Most journalists leave their political conscience at the door and pull on their professional one like overalls.
How can journalists make the world a better place?
Shane Taurima probably felt he was trying to make New Zealand a better place, even if he went about it the wrong way, as everyone seems to agree, including himself. His involvement in political activities cost him his job as a Television New Zealand journalist.
The question of Shane's shame was made an open-and-shut case, but is the world of journalism better off without the politically committed?
Clearly not. Aspiring to provide information of benefit to society is itself a political commitment, and we want journalists with that ideal. That's what attracts aspiring journalists among students on our stage one course on Politics and the Media, though the odd one asks how to become a TV presenter without the hard yards.
They are taught the standards expected of journalists. Gavin Ellis surveyed press codes across twelve western countries and found common ground on values of accuracy, honesty, fairness, independence and avoidance of conflicts of interest. The Elements of Journalism by leading US educators prioritises obligation to the truth, loyalty to citizens, and independence as a monitor of power.
But the Elements also lists "the exercise of personal conscience" and, in a university equipping critical citizens, students are given the thoughts of Robert Fisk, whose dispatches from the Middle East feature in the Herald.
Asked about the "goal of objectivity", Fisk called it a "problem in American journalism schools, which thank God we Brits don't go through. We do politics and history and other subjects at university", feeding a concern with truth and justice not just with "what two sides are saying", since journalists "have to have some sense of morality, and passion and anger".
Some journalists, like Fisk, get to show their colours in the job. Most others are required to exchange personal conscience for professional conscience at the workplace door, like pulling on overalls, to the extent that it conflicts with the mission of their institution, journalistic and otherwise. To many, there seems no conflict, and the normal business of journalism invites moral passion enough. But the tension lurks when the conscientious journalist has to be both political animal and political eunuch, in a system where societal ills are addressed through party politics.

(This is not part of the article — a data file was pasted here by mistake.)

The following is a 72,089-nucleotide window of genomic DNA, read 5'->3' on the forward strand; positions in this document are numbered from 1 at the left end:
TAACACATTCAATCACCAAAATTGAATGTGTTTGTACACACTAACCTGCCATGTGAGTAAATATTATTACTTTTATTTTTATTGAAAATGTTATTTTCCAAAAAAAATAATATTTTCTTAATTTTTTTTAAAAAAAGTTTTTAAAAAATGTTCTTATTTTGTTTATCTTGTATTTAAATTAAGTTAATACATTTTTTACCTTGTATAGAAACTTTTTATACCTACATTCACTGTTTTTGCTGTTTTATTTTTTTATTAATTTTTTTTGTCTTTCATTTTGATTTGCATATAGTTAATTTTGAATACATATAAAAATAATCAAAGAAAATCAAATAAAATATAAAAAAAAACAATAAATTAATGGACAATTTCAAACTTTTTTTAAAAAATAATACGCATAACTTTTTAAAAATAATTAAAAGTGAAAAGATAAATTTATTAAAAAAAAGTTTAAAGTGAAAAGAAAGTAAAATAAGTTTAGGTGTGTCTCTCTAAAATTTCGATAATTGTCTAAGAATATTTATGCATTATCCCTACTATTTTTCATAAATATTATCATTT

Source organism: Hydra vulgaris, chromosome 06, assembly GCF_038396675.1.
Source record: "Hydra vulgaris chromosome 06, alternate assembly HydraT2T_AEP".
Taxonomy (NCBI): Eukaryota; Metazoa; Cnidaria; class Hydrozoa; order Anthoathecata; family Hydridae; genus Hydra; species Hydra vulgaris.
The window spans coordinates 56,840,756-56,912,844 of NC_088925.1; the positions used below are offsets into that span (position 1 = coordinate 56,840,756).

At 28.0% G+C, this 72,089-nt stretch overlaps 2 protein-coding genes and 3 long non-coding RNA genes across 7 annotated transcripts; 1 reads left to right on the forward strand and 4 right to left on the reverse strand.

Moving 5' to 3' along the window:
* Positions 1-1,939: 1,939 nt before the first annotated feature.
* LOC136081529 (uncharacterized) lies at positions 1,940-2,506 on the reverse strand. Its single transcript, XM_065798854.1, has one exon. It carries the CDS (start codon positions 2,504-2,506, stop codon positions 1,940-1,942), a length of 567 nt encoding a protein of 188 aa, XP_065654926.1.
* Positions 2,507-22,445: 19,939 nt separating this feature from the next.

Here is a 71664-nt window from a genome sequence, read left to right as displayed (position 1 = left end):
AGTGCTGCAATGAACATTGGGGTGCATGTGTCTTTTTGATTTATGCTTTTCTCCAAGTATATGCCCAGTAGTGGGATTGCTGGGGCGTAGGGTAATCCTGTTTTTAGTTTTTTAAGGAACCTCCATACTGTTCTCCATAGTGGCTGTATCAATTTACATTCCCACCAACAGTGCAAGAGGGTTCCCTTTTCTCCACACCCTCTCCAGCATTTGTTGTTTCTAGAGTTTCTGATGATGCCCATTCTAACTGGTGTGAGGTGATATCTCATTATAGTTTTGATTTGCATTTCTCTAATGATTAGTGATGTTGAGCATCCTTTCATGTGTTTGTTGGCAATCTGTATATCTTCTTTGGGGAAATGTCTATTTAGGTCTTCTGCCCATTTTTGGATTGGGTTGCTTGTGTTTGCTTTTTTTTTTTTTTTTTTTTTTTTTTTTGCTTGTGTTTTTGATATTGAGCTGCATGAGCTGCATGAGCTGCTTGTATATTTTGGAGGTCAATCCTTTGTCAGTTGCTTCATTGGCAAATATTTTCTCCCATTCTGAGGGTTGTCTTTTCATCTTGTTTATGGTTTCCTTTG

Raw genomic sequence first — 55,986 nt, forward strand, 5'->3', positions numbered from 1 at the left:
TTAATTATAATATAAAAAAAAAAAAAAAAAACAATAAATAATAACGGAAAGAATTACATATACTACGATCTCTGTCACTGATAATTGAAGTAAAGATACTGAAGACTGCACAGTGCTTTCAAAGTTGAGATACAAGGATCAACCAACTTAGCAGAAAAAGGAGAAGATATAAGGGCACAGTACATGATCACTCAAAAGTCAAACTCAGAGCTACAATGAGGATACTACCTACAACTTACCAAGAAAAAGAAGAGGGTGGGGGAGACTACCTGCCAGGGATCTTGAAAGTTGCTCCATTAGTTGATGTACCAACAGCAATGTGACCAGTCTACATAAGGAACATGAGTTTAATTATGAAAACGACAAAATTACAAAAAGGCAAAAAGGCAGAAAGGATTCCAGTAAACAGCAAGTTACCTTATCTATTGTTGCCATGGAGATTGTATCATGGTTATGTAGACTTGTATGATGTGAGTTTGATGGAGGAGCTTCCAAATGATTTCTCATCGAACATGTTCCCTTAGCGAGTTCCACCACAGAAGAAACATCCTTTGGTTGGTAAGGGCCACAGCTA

The issue then is line-drawing, and most accept the lines drawn by editors and employers, by conscience or necessity. This is not unproblematic. This week New Zealand claimed a top 10 place in the 2014 World Press Freedom Index issued by the influential Reporters Without Borders organisation, based on questions that included asking whether media staff "may take positions of any kind on public issues with no limits of any kind from owners or the government".
Of course they can't. Press freedom belongs to those who own one, to quote the old saw, and journalists as such do not have rights to freedom of expression, individual citizens do. The system works, by and large, though it implies a self-censoring newsroom. Organising party campaigns in work's time clearly crosses the line, and so may putting personal political conscience first in doing the job of independent intermediary, though this is more fraught.
But more fraught still would be a limit on taking "positions of any kind on public issues", including outside the office. TVNZ has subsequently revealed that Shane Taurima was required to make "an explicit choice between journalism and politics", which presumably means not just leaving his party conscience at the door but censoring it entirely.
TVNZ revealed this to bolster its case, since reneging on an agreement crosses the line too. And the idea that journalists should have no party affiliations or even inclinations is fairly well embedded.
Not just journalists, either. A book I've just finished on censorship and press freedom has a chapter on the 18th century thinker Immanuel Kant and his case for 'freedom of the pen'.
Kant's advice, roughly, was obey the boss but keep arguing as a citizen. In election year, the likelihood and benefits of political journalists doing both are uncertain. Even more uncertain may be the future, as the split personality of journalist and citizen becomes increasingly the separate persons of professional journalist and citizen journalist.
Dr Geoff Kemp is a senior lecturer in politics at the University of Auckland, and a former journalist.